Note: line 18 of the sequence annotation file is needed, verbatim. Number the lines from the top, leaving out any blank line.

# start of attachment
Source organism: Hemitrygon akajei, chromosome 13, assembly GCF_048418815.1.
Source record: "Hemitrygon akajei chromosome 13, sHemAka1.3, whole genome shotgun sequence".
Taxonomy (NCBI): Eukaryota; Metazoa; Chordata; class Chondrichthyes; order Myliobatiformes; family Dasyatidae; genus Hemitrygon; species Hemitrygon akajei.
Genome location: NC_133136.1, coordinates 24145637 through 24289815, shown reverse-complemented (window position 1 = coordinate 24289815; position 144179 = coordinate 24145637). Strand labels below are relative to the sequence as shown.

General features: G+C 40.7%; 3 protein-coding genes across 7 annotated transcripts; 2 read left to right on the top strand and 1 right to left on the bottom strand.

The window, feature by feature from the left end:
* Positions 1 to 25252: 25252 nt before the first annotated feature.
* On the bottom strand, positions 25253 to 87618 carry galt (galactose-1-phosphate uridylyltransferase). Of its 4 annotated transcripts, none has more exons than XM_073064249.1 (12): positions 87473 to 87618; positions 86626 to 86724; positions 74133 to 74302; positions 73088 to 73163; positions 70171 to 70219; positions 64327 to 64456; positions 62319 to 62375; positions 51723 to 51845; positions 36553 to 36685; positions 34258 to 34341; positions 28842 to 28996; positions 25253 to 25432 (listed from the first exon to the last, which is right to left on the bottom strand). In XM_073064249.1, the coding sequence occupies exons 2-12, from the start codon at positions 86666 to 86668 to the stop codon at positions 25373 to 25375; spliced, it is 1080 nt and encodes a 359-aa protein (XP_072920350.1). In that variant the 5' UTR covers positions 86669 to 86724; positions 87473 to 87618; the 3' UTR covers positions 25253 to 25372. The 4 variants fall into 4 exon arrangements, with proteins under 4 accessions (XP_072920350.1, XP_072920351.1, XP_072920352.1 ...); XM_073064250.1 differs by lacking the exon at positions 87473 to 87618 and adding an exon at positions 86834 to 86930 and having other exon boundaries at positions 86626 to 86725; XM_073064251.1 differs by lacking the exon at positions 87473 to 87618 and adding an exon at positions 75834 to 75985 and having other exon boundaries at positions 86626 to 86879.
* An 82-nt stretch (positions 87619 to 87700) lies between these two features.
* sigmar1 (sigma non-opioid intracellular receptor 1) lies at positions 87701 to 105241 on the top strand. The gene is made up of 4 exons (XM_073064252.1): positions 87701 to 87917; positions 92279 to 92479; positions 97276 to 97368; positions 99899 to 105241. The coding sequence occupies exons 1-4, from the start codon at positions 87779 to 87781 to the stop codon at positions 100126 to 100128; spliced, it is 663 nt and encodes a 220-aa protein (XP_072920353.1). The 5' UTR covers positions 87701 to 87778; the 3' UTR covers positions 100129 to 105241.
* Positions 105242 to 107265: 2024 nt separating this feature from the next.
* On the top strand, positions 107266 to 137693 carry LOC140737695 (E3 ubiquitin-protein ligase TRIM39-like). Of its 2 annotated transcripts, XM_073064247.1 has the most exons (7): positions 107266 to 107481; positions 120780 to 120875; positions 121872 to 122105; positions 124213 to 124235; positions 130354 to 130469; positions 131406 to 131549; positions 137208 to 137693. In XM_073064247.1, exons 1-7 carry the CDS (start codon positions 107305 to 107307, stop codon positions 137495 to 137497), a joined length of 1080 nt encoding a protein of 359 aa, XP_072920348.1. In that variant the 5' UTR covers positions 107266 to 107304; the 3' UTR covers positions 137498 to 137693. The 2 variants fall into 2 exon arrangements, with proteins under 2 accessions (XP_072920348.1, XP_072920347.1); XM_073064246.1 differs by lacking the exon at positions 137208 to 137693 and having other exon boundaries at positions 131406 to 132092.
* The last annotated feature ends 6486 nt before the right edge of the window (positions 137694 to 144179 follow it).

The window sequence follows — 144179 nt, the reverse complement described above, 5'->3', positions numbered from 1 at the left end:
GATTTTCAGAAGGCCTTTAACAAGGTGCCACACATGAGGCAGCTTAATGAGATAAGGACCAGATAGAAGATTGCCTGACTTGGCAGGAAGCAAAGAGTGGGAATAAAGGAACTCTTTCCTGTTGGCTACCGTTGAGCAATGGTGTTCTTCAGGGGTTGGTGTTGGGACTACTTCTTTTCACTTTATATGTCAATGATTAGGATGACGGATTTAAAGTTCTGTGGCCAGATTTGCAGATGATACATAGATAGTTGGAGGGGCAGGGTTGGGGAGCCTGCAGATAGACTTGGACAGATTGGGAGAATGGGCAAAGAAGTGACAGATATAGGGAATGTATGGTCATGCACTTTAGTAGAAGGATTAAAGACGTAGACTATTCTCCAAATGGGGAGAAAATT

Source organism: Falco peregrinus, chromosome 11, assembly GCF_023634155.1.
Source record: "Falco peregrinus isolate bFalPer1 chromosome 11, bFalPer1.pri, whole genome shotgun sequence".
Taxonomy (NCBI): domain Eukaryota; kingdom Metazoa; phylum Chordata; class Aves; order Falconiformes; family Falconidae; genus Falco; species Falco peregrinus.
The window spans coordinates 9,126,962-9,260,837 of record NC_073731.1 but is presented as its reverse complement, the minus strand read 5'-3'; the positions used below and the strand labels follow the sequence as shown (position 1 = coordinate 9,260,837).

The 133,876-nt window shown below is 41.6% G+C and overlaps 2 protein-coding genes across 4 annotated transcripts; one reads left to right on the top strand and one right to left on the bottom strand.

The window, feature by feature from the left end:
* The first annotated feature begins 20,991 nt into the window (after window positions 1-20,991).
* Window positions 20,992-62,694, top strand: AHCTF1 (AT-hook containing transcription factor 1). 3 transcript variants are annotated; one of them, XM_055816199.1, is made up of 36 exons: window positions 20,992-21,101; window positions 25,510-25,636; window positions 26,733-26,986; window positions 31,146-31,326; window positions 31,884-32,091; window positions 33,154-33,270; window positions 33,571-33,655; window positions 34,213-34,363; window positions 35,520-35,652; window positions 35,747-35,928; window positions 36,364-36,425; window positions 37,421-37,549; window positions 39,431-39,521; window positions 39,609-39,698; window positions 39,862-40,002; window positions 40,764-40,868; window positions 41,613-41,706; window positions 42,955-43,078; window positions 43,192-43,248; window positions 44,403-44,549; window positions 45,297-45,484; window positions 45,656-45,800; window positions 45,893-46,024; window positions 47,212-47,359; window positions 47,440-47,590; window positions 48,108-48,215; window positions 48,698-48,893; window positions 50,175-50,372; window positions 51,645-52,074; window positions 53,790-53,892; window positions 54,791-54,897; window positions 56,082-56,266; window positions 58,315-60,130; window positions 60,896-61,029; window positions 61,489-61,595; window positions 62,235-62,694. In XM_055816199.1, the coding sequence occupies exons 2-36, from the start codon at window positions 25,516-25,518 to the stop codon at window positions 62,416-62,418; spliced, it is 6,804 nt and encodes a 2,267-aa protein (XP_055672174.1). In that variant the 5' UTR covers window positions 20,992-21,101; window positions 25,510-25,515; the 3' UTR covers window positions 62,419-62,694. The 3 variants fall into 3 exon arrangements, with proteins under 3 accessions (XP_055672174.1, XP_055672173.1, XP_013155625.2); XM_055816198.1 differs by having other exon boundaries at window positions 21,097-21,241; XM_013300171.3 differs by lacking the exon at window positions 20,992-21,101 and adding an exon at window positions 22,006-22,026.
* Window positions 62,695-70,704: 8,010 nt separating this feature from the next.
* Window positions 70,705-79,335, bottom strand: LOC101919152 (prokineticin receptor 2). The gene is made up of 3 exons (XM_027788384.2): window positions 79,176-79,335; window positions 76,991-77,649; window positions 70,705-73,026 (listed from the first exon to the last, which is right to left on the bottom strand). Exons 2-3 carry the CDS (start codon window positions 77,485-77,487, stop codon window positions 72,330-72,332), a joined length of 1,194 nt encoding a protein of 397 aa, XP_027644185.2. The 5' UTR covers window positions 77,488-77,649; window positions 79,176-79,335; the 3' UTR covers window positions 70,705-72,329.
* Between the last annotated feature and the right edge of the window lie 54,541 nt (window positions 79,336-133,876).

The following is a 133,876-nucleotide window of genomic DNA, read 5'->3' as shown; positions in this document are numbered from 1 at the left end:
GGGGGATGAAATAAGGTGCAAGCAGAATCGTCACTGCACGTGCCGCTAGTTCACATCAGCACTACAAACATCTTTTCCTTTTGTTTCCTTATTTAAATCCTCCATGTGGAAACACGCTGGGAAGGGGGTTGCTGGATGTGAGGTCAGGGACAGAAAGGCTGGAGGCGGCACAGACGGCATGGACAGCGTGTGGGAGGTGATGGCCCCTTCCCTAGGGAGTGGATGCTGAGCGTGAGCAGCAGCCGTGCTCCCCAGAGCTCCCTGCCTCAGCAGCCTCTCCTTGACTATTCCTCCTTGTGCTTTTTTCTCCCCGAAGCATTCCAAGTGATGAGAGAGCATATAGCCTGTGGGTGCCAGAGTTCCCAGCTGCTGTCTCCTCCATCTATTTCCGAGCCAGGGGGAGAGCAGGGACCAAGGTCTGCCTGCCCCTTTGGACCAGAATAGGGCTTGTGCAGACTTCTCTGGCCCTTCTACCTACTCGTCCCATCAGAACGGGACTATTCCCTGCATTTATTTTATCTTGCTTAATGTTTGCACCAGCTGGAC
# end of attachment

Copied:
Taxonomy (NCBI): domain Eukaryota; kingdom Metazoa; phylum Chordata; class Aves; order Falconiformes; family Falconidae; genus Falco; species Falco peregrinus.